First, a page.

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Radiation and Radioactivity

 

Radiation and Radioactivity


Since the invention of radio, radiation has been a hot topic. Radiation is small particles that move at a high enough rate to cause ionization, or change molecules. Though the sun’s radiation has been theorized in art for hundreds of years, it wasn’t until 1895 when Wilhelm Roentgen theorized radiation. Later in 1896 Henri Becquerel theorized nuclear radiation, and later his student Marie Curie famously measured and officially discovered radiation in 1915. 


Although radiation poisoning famously has little or nothing to do with radio waves, radio, light, heat, sound, and many forms of energy can be radiation. There are four main types of radiation: Alpha, Beta, Gamma and X-Rays, and Neurons. Alpha and Beta Particles come from naturally occurring materials such as Uranium and Strontium. Gamma Rays and X-Rays are waves that can penetrate materials to a point (several inches of a thick material like lead or concrete will generally stop them). These generally come from the sun or are used for medical purposes. Neutrons are high-speed nuclear particles that can penetrate materials. These are the only type of radiation that can make other materials radioactive. While this may sound overwhelming, these are pretty much only found inside of nuclear reactors since there is a process to create them. 


Chernobyl is one of the most famous nuclear disasters to happen to date. It is considered the worst nuclear disaster to date, involving nearly 500,000 people and over $70 Billion USD in 2021 money. The event happened in 1986 and left an entire city deserted, houses still stand to this day, completely intact and polluted with nuclear radiation. The Elephant’s Foot is the name given to a massive pile of melted metals and nuclear material left at the bottom of the reactor, which resemble an elephant's foot. At the time of discovery, The Elephant’s Foot gives half a lethal dose of radiation within five minutes of being near it.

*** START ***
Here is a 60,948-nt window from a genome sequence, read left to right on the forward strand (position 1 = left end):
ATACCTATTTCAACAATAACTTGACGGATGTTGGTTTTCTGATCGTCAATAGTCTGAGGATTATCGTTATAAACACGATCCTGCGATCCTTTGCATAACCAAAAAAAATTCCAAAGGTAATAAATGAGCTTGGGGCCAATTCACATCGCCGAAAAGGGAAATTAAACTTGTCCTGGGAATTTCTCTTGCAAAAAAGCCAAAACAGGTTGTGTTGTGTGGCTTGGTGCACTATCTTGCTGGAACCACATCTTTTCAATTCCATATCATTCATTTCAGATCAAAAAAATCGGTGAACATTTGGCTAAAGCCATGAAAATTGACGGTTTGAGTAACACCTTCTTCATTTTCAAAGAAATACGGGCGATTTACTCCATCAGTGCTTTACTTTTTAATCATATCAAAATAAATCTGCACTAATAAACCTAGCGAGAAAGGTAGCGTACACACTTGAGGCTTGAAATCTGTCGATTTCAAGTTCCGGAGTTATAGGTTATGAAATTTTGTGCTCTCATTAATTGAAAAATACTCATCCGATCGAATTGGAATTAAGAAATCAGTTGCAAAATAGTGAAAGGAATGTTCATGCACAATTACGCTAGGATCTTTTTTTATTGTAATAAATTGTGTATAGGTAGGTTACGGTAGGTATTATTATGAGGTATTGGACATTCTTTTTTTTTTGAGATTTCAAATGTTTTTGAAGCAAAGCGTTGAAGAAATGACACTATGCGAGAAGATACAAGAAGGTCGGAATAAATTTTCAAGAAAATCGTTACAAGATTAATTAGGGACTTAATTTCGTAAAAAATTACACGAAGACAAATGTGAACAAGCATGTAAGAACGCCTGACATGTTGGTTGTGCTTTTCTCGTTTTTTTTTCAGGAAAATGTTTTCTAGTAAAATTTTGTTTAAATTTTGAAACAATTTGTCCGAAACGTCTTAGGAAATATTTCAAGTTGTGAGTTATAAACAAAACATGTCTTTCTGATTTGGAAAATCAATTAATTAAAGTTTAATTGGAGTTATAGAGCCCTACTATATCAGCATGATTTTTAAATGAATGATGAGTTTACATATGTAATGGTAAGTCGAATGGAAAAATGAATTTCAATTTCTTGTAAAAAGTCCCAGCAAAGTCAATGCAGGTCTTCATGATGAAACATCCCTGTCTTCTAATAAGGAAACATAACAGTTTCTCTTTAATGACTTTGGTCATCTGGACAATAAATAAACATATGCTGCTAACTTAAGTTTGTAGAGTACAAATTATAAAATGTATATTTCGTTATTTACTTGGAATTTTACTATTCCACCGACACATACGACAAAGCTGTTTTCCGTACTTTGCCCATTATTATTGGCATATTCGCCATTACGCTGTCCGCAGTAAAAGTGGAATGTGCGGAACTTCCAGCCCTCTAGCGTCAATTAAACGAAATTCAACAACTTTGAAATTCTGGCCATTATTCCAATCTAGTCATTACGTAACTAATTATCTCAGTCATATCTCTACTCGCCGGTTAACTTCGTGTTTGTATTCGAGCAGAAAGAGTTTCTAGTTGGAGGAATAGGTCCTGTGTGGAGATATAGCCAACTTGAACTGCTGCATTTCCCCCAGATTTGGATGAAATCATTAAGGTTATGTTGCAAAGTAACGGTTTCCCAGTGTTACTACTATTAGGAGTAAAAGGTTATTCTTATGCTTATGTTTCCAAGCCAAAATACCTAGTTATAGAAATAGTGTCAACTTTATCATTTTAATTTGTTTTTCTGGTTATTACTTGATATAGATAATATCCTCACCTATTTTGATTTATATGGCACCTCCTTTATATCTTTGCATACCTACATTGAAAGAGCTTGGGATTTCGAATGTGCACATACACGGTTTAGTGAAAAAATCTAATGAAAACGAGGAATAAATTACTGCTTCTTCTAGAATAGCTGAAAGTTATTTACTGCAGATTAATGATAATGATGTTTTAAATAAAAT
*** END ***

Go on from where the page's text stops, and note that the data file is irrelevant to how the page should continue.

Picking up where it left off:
The Hanford site was created as part of the Manhattan Project in 1943 and was the first full-scale plutonium reactor in the world. The project created the plutonium used for the Trinity Site, and for the Fat Man, the first atomic bomb used in war. The project expanded to nine reactors and five processing sites which produced plutonium for thousands of U.S. nuclear weapons. While the project was successful, it released large amounts of radioactive materials into the Columbia River in Washington State where it’s located. After it was shut down it left behind over 53 million gallons of radioactive waste and in 2011 the remaining liquid was removed and left behind only solid nuclear waste. 


Trinity was his name. Well, it was the name of the first nuclear bomb tested in history. On July 16, 1945, at 5:29 a.m. the world's first nuclear bomb was dropped in the New Mexico Desert where it was famously successful. The explosion was equivalent to about 92 kilotons of TNT. It was felt over 100 miles away and the mushroom cloud was seven and a half miles tall. The furthest nuclear fallout was 30 miles away from the test site where nearly 90 cows were burnt by radioactive clouds and later purchased by the military for testing. Famously Kodak discovered the Manhattan project very early on when their film was covered in spotting and fogging which an employee believed was from nuclear radiation. A leak into the river where part of the process to make the boxes for the film was responsible and the employee was famously kept quiet for four years. 


Radiation has come a long way and is most likely on its way out of our lives after many of the damages seen by some experiments that have created problems that are unsolvable. The creation of nuclear waste lasts thousands of years and isn’t something mass-produced for civilian use. On the other hand, with more demands for newer technology, we are almost asking for more radiation because more energy that it takes to power our gadgets, the more it radiated onto us. Regardless, there is no connection between what we are using and health problems, and with the regulations today we can properly study newer technologies to prevent any unseen damages for the near and far future. 


Photos:

https://pixabay.com/photos/ruhr-area-industry-factory-882265/

https://pixabay.com/illustrations/nuclear-hazardous-hazard-radiation-2082637/

https://pixabay.com/vectors/atomic-bomb-bomb-nuclear-war-2026117/


Keywords: radiation therapy, radiation side effects, radiation sickness, radiation effects


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